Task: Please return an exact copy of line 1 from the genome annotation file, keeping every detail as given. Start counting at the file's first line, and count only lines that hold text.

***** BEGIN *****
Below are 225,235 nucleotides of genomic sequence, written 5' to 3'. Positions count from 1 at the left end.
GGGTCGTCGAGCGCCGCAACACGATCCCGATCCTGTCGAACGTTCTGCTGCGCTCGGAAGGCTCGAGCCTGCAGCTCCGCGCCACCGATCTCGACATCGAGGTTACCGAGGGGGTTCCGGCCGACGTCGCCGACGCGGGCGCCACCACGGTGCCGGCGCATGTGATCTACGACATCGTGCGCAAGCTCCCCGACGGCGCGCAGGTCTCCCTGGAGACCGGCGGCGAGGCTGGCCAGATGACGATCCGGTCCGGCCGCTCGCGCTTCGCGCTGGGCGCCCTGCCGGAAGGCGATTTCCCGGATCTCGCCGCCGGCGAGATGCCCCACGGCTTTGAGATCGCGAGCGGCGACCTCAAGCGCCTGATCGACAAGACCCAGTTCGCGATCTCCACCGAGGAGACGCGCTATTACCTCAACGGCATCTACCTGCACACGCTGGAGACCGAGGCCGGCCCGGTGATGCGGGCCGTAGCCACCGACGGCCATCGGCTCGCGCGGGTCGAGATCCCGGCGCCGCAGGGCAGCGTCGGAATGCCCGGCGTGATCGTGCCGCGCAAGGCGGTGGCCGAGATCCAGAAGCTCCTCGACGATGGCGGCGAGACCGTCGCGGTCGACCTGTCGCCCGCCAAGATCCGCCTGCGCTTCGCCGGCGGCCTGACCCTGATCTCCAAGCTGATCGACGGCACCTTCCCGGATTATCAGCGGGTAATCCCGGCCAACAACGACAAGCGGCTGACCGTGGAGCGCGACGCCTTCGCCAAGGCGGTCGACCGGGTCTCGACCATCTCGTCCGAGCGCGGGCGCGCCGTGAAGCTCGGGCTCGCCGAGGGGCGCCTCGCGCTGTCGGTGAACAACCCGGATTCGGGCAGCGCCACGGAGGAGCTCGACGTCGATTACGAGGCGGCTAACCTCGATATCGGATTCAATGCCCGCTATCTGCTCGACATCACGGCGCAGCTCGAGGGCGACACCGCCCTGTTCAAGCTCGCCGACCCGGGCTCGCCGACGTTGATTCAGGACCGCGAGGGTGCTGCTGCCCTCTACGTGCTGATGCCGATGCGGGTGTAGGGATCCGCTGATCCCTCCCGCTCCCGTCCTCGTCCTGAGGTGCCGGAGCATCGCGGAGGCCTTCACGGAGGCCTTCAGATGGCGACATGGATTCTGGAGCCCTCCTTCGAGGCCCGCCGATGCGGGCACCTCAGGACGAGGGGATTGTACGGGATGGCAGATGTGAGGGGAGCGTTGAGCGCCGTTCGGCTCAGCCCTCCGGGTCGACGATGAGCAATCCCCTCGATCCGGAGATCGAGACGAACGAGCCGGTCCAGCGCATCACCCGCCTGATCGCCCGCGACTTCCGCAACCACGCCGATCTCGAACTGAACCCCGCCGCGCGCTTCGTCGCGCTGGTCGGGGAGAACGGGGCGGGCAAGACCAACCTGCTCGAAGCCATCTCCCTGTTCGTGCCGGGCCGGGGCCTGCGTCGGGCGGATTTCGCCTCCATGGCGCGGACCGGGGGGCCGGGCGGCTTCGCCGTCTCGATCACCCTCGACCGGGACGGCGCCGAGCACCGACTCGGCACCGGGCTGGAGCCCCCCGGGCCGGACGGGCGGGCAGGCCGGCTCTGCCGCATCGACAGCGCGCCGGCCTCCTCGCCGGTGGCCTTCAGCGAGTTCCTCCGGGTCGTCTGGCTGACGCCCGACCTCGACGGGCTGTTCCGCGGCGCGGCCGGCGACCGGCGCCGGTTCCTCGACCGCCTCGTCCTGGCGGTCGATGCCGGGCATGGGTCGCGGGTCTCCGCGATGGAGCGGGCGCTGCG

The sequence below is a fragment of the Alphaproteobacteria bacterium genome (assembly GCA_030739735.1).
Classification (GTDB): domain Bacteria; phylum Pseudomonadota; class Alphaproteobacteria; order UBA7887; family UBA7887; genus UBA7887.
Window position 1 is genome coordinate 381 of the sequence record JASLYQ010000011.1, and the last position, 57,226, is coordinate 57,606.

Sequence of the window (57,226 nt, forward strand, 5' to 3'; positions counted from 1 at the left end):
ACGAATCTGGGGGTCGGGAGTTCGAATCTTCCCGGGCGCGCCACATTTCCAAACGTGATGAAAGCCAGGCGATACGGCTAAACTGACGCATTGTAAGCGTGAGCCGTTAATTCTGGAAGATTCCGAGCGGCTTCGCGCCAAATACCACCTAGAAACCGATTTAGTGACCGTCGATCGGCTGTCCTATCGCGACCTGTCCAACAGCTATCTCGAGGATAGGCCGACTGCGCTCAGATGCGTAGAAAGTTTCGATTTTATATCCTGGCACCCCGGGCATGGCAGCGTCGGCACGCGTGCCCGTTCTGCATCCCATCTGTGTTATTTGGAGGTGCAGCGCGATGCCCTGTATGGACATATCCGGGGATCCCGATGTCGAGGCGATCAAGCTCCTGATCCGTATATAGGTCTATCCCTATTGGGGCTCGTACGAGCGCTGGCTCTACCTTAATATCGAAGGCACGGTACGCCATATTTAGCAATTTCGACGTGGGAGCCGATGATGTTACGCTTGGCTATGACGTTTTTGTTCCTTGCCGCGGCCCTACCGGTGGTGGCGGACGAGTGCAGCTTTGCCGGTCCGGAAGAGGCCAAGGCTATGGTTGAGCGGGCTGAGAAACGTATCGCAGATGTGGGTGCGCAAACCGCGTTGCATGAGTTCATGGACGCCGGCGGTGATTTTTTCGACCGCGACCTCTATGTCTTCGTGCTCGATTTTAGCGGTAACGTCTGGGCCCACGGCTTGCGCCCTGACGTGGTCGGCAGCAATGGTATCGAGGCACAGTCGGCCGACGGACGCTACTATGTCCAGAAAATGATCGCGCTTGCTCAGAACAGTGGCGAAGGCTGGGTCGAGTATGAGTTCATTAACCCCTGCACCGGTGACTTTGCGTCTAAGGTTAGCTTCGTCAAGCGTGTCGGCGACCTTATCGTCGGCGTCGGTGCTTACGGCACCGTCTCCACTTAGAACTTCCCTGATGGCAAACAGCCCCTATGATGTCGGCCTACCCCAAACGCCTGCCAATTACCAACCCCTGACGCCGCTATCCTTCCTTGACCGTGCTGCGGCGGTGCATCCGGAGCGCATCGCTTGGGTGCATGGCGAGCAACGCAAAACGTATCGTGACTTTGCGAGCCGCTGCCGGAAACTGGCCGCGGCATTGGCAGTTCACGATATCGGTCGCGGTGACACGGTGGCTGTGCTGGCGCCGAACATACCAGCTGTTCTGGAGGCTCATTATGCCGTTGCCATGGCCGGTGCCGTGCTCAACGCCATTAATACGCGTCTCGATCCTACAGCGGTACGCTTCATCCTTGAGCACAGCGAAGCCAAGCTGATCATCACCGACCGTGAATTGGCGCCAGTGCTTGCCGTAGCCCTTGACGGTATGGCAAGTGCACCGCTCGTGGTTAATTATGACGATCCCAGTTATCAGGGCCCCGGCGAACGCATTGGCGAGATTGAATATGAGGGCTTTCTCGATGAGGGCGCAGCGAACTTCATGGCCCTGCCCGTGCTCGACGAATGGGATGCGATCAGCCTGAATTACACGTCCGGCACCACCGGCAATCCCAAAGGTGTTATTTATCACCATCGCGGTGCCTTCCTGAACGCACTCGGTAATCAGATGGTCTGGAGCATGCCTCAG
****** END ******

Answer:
Below are 225,235 nucleotides of genomic sequence, written 5' to 3'. Positions count from 1 at the left end.